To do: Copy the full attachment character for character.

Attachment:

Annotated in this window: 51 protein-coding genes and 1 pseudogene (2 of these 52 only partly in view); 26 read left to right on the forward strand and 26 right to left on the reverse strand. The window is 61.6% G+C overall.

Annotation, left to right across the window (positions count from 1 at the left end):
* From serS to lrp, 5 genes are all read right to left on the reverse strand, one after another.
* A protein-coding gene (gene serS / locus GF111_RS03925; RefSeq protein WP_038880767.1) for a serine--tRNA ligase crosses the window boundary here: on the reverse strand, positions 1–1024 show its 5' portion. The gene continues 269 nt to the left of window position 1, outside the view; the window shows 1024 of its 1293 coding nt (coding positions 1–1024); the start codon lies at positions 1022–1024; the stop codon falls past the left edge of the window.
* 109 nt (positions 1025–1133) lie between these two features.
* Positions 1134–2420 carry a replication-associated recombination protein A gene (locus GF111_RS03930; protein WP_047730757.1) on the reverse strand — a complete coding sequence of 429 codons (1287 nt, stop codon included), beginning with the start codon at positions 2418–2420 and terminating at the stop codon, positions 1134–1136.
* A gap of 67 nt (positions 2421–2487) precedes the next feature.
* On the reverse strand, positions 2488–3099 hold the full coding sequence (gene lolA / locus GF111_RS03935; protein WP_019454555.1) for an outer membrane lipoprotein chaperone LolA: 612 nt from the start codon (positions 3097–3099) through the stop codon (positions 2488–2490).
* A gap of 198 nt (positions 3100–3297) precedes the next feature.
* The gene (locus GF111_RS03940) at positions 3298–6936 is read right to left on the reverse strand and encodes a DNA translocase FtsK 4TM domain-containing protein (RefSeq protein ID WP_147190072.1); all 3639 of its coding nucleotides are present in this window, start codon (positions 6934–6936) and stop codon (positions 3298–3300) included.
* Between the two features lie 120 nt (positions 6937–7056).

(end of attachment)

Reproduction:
Annotated in this window: 51 protein-coding genes and 1 pseudogene (2 of these 52 only partly in view); 26 read left to right on the forward strand and 26 right to left on the reverse strand. The window is 61.6% G+C overall.

Annotation, left to right across the window (positions count from 1 at the left end):
* From serS to lrp, 5 genes are all read right to left on the reverse strand, one after another.
* A protein-coding gene (gene serS / locus GF111_RS03925; RefSeq protein WP_038880767.1) for a serine--tRNA ligase crosses the window boundary here: on the reverse strand, positions 1–1024 show its 5' portion. The gene continues 269 nt to the left of window position 1, outside the view; the window shows 1024 of its 1293 coding nt (coding positions 1–1024); the start codon lies at positions 1022–1024; the stop codon falls past the left edge of the window.
* 109 nt (positions 1025–1133) lie between these two features.
* Positions 1134–2420 carry a replication-associated recombination protein A gene (locus GF111_RS03930; protein WP_047730757.1) on the reverse strand — a complete coding sequence of 429 codons (1287 nt, stop codon included), beginning with the start codon at positions 2418–2420 and terminating at the stop codon, positions 1134–1136.
* A gap of 67 nt (positions 2421–2487) precedes the next feature.
* On the reverse strand, positions 2488–3099 hold the full coding sequence (gene lolA / locus GF111_RS03935; protein WP_019454555.1) for an outer membrane lipoprotein chaperone LolA: 612 nt from the start codon (positions 3097–3099) through the stop codon (positions 2488–2490).
* A gap of 198 nt (positions 3100–3297) precedes the next feature.
* The gene (locus GF111_RS03940) at positions 3298–6936 is read right to left on the reverse strand and encodes a DNA translocase FtsK 4TM domain-containing protein (RefSeq protein ID WP_147190072.1); all 3639 of its coding nucleotides are present in this window, start codon (positions 6934–6936) and stop codon (positions 3298–3300) included.
* Between the two features lie 120 nt (positions 6937–7056).